‘The to­tal size of the deficit is K2.3 bil­lion (US$1.02 bil­lion), which is about 5.9% of GDP,’ notes Aaron Bat­ten, the Asian Devel­op­ment Bank’s Coun­try Econ­o­mist for PNG. ‘I think they’ve done quite a com­mend­able job to keep spend­ing at that level, which is gen­er­ally sus­tain­able by PNG stan­dards.’

The holy grail of in­fra­struc­ture

In­fra­struc­ture is seen as cen­tral to the coun­try’s fu­ture devel­op­ment and fi­nally there ap­pears to be at least some money to pay for it. Around K2.7 bil­lion (US$1.06 bil­lion) has been bud­geted for in­fra­struc­ture in 2014, and plans have been an­nounced to cre­ate an In­fra­struc­ture Devel­op­ment Author­ity to over­see its devel­op­ment.

With Busi­ness Ad­van­tage In­ter­na­tional’s an­nual PNG 100 CEO Sur­vey (see page 10) in­di­cat­ing that un­der-per­form­ing state-owned util­i­ties are the num­ber one chal­lenge fac­ing PNG’S largest busi­nesses, re­form in this area is clearly well over­due and wel­come.

Of course, public money alone can’t be ex­pected to fi­nance all of the coun­try’s in­fra­struc­ture needs, and PNG’S in­sti­tu­tional in­vestors say they would rel­ish the op­por­tu­nity to in­vest fur­ther in the in­fra­struc­ture sec­tor.

cer­tainty and the ca­pac­ity to ex­er­cise con­trol which need to be in place to en­able the pri­vate sec­tor to take risk and par­tic­i­pate be­yond be­ing a sup­plier or con­trac­tor or lender re­ly­ing on the State’s credit—the whole ar­chi­tec­ture needs to be worked out. In­fra­struc­ture is a com­plex as­set class.’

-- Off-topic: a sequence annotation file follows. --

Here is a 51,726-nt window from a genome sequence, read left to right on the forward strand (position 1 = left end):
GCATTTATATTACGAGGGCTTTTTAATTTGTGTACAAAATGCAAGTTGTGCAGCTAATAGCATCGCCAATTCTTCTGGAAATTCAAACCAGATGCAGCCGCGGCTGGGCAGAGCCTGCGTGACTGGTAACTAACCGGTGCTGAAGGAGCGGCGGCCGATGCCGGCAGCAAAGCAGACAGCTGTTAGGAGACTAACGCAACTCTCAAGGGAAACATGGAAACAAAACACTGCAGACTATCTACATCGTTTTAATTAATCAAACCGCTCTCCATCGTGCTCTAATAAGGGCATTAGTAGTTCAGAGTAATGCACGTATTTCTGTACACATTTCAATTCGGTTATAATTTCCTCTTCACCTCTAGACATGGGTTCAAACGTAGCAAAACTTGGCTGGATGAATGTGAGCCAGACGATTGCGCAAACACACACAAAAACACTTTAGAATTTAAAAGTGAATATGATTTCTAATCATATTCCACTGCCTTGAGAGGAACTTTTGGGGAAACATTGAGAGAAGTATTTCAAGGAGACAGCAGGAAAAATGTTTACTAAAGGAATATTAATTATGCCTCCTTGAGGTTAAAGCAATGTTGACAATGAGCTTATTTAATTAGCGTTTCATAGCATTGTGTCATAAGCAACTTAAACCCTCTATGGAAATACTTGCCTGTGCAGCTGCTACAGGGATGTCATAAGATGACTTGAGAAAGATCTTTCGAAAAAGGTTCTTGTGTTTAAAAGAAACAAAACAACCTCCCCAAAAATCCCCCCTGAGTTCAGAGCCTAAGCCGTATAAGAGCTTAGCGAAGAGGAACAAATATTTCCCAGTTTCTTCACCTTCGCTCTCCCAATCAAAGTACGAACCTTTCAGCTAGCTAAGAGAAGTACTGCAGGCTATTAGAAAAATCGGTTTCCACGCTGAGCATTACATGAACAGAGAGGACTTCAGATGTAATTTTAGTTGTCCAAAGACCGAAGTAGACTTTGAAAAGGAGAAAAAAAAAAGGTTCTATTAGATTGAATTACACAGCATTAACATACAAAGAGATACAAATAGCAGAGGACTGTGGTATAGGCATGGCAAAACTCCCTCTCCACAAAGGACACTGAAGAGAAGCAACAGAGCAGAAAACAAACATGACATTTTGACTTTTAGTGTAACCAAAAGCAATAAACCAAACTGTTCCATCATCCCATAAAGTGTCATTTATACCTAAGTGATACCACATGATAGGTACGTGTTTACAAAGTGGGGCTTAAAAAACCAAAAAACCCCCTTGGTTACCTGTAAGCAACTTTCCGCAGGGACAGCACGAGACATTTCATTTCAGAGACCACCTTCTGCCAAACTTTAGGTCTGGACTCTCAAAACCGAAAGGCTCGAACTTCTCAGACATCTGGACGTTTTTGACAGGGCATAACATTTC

Stub­bings be­lieves in­vest­ment will flow once the right cer­tainty and con­trol fun­da­men­tals are in place, and sees PNG’S state-owned en­ter­prises as at­trac­tive op­por­tu­ni­ties for pri­vate sec­tor in­volve­ment.

In early 2014, the gov­ern­ment flagged the par­tial pri­vati­sa­tion of na­tional air­line Air Ni­ug­ini to help fi­nance an up­grade of its fleet. Mean­while, state elec­tric­ity com­pany PNG Power is ac­tively part­ner­ing with pri­vate sec­tor power sup­pli­ers to aug­ment its own en­ergy out­put. The Gov­ern­ment has also re-cap­i­talised mo­bile telecom­mu­ni­ca­tions com­pany Bemo­bile.

The im­prove­ment in the way state en­ter­prises are be­ing run, un­der more ex­pe­ri­enced and qual­i­fied boards, has been no­ticed.

‘State-owned en­ter­prises are ac­tu­ally get­ting cleaned up,’ ob­serves Pa­cific MMI’S Wayne Dor­gan. ‘Th­ese busi­nesses will start op­er­at­ing as busi­nesses.’

Some un­ease about re­forms

The po­lit­i­cal sta­bil­ity that fol­lowed the elec­tion of the broadly pro-busi­ness O’neill Gov­ern­ment in Au­gust 2012 was gen­er­ally wel­comed.

While the Gov­ern­ment has taken steps through leg­is­la­tion to en­sure that po­lit­i­cal sta­bil­ity is main­tained, it has also ini­ti­ated a num­ber of re­views of im­por­tant ex­ist­ing leg­is­la­tion—no­tably, PNG’S long-stand­ing Min­ing Act and the tax­a­tion sys­tem.

While such re­views in­evitably en­gen­der at least some feel­ings of un­cer­tainty (busi­ness is also steel­ing it­self for the re­sults of a re­view of PNG’S min­i­mum wage), the re­views are tak­ing place against a back­ground of gov­ern­ment deal­ings with in­vestors, which have cre­ated what one se­nior min­ing in­dus­try source has called ‘a feel­ing of un­ease’.

Port Moresby’s Ela Beach is the site of sev­eral res­i­den­tial and ho­tel de­vel­op­ments, in­clud­ing the ex­pan­sion of the Ela Beach Ho­tel and the Wind­ward Apart­ments.

An­drew Wilkins

An Aus­tralian Fed­eral Po­lice­man pa­trols down­town Port Moresby. Un­der an agree­ment with the PNG Gov­ern­ment, Australia is sup­ply­ing up to 50 po­lice of­fi­cers to PNG to help tackle the coun­try’s law and or­der prob­lems.